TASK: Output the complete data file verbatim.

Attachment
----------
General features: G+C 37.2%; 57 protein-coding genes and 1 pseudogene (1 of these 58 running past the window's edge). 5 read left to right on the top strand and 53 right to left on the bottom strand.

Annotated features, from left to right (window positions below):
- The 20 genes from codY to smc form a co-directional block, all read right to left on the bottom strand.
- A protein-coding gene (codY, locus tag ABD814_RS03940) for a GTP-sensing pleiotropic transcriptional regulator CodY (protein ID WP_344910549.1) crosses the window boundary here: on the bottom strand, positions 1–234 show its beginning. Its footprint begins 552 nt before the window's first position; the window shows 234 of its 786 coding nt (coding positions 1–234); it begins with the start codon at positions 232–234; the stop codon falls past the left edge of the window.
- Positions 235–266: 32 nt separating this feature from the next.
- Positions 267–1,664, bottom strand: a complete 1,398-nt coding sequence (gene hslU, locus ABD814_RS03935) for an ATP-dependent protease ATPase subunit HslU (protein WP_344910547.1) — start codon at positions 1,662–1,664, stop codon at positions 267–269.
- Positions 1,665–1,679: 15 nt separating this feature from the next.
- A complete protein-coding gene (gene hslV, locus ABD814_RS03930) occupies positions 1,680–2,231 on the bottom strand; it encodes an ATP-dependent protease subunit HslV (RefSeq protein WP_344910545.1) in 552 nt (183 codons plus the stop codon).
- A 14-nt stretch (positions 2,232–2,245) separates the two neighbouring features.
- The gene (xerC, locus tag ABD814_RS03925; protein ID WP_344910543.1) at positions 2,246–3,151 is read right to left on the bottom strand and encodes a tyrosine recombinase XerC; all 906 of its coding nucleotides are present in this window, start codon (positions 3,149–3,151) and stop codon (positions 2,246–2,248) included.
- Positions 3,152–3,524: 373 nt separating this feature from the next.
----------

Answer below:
General features: G+C 37.2%; 57 protein-coding genes and 1 pseudogene (1 of these 58 running past the window's edge). 5 read left to right on the top strand and 53 right to left on the bottom strand.

Annotated features, from left to right (window positions below):
- The 20 genes from codY to smc form a co-directional block, all read right to left on the bottom strand.
- A protein-coding gene (codY, locus tag ABD814_RS03940) for a GTP-sensing pleiotropic transcriptional regulator CodY (protein ID WP_344910549.1) crosses the window boundary here: on the bottom strand, positions 1–234 show its beginning. Its footprint begins 552 nt before the window's first position; the window shows 234 of its 786 coding nt (coding positions 1–234); it begins with the start codon at positions 232–234; the stop codon falls past the left edge of the window.
- Positions 235–266: 32 nt separating this feature from the next.
- Positions 267–1,664, bottom strand: a complete 1,398-nt coding sequence (gene hslU, locus ABD814_RS03935) for an ATP-dependent protease ATPase subunit HslU (protein WP_344910547.1) — start codon at positions 1,662–1,664, stop codon at positions 267–269.
- Positions 1,665–1,679: 15 nt separating this feature from the next.
- A complete protein-coding gene (gene hslV, locus ABD814_RS03930) occupies positions 1,680–2,231 on the bottom strand; it encodes an ATP-dependent protease subunit HslV (RefSeq protein WP_344910545.1) in 552 nt (183 codons plus the stop codon).
- A 14-nt stretch (positions 2,232–2,245) separates the two neighbouring features.
- The gene (xerC, locus tag ABD814_RS03925; protein ID WP_344910543.1) at positions 2,246–3,151 is read right to left on the bottom strand and encodes a tyrosine recombinase XerC; all 906 of its coding nucleotides are present in this window, start codon (positions 3,149–3,151) and stop codon (positions 2,246–2,248) included.
- Positions 3,152–3,524: 373 nt separating this feature from the next.